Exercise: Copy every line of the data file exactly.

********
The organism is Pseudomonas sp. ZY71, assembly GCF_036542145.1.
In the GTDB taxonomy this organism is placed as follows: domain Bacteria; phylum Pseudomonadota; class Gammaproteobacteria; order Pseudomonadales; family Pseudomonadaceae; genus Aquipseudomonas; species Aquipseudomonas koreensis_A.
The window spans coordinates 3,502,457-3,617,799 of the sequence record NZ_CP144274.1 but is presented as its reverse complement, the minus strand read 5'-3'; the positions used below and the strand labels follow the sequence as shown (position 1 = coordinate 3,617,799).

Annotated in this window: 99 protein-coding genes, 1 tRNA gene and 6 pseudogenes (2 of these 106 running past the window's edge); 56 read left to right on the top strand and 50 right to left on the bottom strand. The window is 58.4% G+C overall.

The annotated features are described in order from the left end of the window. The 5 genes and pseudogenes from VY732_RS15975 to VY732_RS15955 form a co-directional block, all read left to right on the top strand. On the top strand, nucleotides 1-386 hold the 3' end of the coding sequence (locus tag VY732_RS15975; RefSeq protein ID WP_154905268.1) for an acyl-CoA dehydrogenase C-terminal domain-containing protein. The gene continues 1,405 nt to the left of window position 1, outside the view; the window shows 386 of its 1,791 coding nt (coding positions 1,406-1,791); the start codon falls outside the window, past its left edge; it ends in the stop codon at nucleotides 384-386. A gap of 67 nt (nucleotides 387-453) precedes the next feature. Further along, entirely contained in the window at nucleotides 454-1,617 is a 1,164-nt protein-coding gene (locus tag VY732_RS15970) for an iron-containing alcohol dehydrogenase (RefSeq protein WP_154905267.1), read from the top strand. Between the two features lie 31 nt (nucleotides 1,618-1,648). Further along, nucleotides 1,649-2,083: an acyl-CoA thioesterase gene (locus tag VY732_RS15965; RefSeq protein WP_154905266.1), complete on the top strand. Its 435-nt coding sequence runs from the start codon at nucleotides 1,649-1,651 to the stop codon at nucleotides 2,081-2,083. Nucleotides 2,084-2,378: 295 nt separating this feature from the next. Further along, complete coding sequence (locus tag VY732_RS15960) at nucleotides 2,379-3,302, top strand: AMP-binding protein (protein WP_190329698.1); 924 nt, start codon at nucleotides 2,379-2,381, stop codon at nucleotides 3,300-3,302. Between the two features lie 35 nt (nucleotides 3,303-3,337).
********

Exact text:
The organism is Pseudomonas sp. ZY71, assembly GCF_036542145.1.
In the GTDB taxonomy this organism is placed as follows: domain Bacteria; phylum Pseudomonadota; class Gammaproteobacteria; order Pseudomonadales; family Pseudomonadaceae; genus Aquipseudomonas; species Aquipseudomonas koreensis_A.
The window spans coordinates 3,502,457-3,617,799 of the sequence record NZ_CP144274.1 but is presented as its reverse complement, the minus strand read 5'-3'; the positions used below and the strand labels follow the sequence as shown (position 1 = coordinate 3,617,799).

Annotated in this window: 99 protein-coding genes, 1 tRNA gene and 6 pseudogenes (2 of these 106 running past the window's edge); 56 read left to right on the top strand and 50 right to left on the bottom strand. The window is 58.4% G+C overall.

The annotated features are described in order from the left end of the window. The 5 genes and pseudogenes from VY732_RS15975 to VY732_RS15955 form a co-directional block, all read left to right on the top strand. On the top strand, nucleotides 1-386 hold the 3' end of the coding sequence (locus tag VY732_RS15975; RefSeq protein ID WP_154905268.1) for an acyl-CoA dehydrogenase C-terminal domain-containing protein. The gene continues 1,405 nt to the left of window position 1, outside the view; the window shows 386 of its 1,791 coding nt (coding positions 1,406-1,791); the start codon falls outside the window, past its left edge; it ends in the stop codon at nucleotides 384-386. A gap of 67 nt (nucleotides 387-453) precedes the next feature. Further along, entirely contained in the window at nucleotides 454-1,617 is a 1,164-nt protein-coding gene (locus tag VY732_RS15970) for an iron-containing alcohol dehydrogenase (RefSeq protein WP_154905267.1), read from the top strand. Between the two features lie 31 nt (nucleotides 1,618-1,648). Further along, nucleotides 1,649-2,083: an acyl-CoA thioesterase gene (locus tag VY732_RS15965; RefSeq protein WP_154905266.1), complete on the top strand. Its 435-nt coding sequence runs from the start codon at nucleotides 1,649-1,651 to the stop codon at nucleotides 2,081-2,083. Nucleotides 2,084-2,378: 295 nt separating this feature from the next. Further along, complete coding sequence (locus tag VY732_RS15960) at nucleotides 2,379-3,302, top strand: AMP-binding protein (protein WP_190329698.1); 924 nt, start codon at nucleotides 2,379-2,381, stop codon at nucleotides 3,300-3,302. Between the two features lie 35 nt (nucleotides 3,303-3,337).